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    Human African Trypanosomiasis (HAT) is a parasite infection that is spread by the bites of tsetse flies and it is almost 100% fatal if left untreated (World Health Organization, “Neglected”). Our hypothesis is that by adding domestic animals to areas where humans are found (villages and plantations), we can reduce the amount of biting on humans, and therefore reduce the rate at which humans become infected. Numerical simulations supported our hypothesis, showing that increasing the number of domestic animals (pigs in our model) slows down the spread of the disease in both humans and domestic animals

    Understanding decision making among individuals With Intellectual and Developmental Disabilities (IDD) and their siblings

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    Many siblings anticipate fulfilling caregiving roles for their brothers and sisters with intellectual and developmental disabilities (IDD). Given these roles and the importance of supported decision-making, it is crucial to understand how individuals with IDD and their siblings make decisions. Using dyadic interviews, we examined the perspectives of nine sibling dyads (N = 18) about decision-making in relation to self-determination, independent living, and employment. The ages of participants ranged from 19 to 57. Data were analyzed using constant comparative analysis to identify themes. Decision-making was characterized by: parents and siblings primarily identifying courses of action; the probability of respective consequences based on the person-environment fit; and the role of the sibling in making the final decision. Characteristics related to the individual with IDD, the family, the sibling, and the environment impacted decision-making. Individuals with IDD were more likely to make their own decisions about leisure activities, however, siblings were more likely to make formal decisions for their brothers and sisters.Accepted manuscrip

    Understanding Attitudes Towards Interracial Relationships Among College Students

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    The number of interracial couples in the United States remains low in today’s society. This study uses qualitative interviews and quantitative survey data from Illinois Wesleyan students to investigate the motivations, perceptions, and experiences of those who are currently, or were previously, in an interracial relationship. I also explore the attitudes of those who have not dated interracially, and the media’s impact on perceptions of interracial couples. I find that those who dated interracially did not see race as a deciding factor, but instead focused on personality, cultural similarities and differences, and appearances. Many students saw religion, peer and family support, and socioeconomic status as factors that influence the likelihood of dating interracially. Contradictory statements were made on the portrayal of interracial couples in the media; however, most concluded that the media images are generally positive. Better understanding these perceptions among current college students may have implications for future trends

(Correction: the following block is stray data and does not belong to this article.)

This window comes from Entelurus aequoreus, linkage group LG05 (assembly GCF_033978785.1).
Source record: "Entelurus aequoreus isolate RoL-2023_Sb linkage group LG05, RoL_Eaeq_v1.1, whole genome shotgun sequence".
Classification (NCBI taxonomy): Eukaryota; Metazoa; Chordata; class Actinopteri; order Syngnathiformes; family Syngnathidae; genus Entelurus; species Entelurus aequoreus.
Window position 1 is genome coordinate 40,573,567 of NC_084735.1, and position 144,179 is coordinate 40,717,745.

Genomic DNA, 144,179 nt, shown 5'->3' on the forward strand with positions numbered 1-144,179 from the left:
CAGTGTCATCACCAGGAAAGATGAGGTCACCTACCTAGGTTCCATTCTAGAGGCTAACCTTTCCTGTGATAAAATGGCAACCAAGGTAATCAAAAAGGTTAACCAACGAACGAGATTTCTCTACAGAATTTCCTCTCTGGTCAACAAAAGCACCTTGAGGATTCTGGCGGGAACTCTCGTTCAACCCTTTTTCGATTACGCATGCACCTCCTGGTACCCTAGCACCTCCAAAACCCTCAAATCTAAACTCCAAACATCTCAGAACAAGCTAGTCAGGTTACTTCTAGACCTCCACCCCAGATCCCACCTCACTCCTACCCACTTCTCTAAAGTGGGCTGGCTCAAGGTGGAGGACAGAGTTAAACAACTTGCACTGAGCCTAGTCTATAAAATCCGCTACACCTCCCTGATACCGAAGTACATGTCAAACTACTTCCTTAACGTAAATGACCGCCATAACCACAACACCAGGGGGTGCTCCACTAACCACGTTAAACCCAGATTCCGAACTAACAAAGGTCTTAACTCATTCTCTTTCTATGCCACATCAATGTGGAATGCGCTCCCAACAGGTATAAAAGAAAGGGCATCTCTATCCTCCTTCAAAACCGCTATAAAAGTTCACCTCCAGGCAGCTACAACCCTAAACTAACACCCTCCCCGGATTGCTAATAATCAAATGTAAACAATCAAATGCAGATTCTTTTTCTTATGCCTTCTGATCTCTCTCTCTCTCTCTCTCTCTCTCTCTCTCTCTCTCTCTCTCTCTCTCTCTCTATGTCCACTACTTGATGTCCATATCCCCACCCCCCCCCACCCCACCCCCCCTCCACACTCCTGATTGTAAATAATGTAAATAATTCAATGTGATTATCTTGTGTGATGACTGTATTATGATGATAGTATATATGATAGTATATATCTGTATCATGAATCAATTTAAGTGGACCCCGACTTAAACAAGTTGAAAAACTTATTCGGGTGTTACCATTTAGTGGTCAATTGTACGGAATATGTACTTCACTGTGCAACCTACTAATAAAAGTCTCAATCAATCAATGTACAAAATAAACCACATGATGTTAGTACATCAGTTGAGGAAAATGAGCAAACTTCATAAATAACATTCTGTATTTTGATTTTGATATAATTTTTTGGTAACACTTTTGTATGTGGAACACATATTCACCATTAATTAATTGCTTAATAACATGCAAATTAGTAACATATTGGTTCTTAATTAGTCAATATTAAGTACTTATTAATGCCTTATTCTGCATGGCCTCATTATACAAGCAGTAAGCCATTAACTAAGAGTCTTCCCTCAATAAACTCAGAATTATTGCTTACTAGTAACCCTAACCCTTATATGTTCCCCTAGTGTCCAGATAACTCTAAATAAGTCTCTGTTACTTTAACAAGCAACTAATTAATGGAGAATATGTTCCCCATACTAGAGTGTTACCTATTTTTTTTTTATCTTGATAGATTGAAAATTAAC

Exploring Differential Opportunity among Inner City Black Men

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    Poster presentation abstract

    Mother Goddesses and Subversive Witches: Competing Narratives of Gender Essentialism, Heteronormativity, and Queerness in Wiccan Ritual and Theology

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    Wicca is typically recognized as a feminist and queer-friendly religion embraced by many women and LGBTQ+ people. While women are undoubtedly emphasized positively, however, I argue that much of the focus is in fact a form of benevolent sexism, coming out of an essentialist understanding of women’s nature being nurturing, intuitive, and emotional. The resulting heteronormativity and its procreative focus can create an exclusionary environment for gay men and women as well as for transgender and genderfluid or non-binary individuals. My research utilizes ethnographic participantobservation of a local Wiccan coven and semi-structured qualitative interviews with Wiccans and Pagans from across the United States and England in order to explore the consequences and limitations of emphasizing Wicca as a fertility religion, where women’s power is theoretically restricted to their potential for motherhood. In doing so, I am able to gauge Wiccan practitioners’ attitudes related to gender and sexuality and explore the ways in which Wiccans are modifying their practices in order to be more inclusive